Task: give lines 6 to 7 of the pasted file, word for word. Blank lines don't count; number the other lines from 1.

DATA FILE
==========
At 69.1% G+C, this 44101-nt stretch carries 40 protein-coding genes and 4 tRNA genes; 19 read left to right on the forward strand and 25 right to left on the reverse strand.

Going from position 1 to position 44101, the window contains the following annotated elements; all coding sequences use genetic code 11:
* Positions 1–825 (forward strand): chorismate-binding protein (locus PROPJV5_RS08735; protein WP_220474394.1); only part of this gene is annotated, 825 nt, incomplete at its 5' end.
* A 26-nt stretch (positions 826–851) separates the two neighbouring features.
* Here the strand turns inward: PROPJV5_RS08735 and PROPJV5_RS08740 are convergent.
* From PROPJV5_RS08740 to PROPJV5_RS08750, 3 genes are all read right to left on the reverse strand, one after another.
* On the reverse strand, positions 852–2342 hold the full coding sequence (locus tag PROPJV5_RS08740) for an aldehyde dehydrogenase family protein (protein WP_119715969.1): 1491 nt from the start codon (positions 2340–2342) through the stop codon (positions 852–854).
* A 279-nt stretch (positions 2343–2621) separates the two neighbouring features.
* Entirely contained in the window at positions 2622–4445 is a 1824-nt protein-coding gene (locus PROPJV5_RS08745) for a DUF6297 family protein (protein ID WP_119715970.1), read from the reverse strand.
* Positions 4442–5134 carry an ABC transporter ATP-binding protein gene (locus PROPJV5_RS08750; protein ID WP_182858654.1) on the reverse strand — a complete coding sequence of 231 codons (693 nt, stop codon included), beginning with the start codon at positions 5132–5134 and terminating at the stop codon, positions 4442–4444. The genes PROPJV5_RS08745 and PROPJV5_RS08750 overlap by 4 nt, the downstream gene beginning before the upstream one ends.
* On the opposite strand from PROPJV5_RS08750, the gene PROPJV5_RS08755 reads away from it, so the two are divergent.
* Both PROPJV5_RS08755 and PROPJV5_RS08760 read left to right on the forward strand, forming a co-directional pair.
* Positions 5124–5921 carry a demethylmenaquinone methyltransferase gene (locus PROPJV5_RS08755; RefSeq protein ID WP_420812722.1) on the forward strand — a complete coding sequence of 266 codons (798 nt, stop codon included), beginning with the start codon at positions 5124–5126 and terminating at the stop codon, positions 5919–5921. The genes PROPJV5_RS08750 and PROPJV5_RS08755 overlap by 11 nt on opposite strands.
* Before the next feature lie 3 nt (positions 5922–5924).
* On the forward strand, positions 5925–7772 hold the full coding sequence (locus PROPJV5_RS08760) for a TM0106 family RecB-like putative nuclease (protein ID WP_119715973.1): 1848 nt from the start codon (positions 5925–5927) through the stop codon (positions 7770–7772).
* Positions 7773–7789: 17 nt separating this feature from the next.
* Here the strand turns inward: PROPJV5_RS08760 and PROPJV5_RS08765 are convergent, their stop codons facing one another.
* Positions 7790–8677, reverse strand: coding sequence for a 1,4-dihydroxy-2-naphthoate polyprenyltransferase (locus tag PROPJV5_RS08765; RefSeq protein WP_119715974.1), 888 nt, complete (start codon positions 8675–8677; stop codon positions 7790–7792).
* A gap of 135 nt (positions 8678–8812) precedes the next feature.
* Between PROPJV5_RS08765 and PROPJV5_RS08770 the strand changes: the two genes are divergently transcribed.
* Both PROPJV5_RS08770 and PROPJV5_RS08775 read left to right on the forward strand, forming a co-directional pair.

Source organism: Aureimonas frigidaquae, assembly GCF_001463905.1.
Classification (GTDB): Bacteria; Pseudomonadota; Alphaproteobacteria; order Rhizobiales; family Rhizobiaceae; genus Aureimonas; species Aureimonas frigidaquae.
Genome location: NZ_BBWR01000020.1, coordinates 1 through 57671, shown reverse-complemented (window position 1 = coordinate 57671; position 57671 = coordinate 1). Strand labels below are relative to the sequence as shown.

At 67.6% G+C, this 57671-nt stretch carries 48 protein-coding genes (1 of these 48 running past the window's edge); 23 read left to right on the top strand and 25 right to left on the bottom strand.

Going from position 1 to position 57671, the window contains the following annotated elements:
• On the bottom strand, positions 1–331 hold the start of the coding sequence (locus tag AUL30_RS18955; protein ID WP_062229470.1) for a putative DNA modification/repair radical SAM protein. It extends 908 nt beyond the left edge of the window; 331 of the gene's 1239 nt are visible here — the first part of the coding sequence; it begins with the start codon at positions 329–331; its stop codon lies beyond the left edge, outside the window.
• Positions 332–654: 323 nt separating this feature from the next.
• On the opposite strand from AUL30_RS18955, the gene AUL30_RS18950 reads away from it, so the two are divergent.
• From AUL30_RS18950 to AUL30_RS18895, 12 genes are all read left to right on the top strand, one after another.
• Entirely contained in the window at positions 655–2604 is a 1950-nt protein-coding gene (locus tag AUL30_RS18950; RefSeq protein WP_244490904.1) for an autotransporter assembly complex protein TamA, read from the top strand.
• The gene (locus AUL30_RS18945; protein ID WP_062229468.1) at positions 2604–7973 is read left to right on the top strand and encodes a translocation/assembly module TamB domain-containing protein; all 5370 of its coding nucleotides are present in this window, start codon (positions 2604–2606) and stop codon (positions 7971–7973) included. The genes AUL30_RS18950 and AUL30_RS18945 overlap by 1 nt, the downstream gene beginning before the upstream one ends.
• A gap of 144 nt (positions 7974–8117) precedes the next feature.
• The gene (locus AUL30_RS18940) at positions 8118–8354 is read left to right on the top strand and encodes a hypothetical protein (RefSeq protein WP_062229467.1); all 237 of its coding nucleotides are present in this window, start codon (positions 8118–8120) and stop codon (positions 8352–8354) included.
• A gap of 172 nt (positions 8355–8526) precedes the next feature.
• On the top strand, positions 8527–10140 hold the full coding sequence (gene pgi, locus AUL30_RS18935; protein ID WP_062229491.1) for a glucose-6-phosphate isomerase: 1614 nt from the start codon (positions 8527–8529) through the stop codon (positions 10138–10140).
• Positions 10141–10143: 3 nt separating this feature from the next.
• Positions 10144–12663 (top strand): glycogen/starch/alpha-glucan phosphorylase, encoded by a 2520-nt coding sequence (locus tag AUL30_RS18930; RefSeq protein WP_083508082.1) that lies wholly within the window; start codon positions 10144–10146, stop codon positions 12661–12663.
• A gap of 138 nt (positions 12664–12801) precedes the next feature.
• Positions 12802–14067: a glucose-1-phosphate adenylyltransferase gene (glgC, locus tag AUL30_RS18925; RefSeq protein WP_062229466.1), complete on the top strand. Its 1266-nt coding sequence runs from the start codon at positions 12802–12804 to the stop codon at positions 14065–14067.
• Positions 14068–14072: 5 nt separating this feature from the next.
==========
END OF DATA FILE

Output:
* From PROPJV5_RS08740 to PROPJV5_RS08750, 3 genes are all read right to left on the reverse strand, one after another.
* On the reverse strand, positions 852–2342 hold the full coding sequence (locus tag PROPJV5_RS08740) for an aldehyde dehydrogenase family protein (protein WP_119715969.1): 1491 nt from the start codon (positions 2340–2342) through the stop codon (positions 852–854).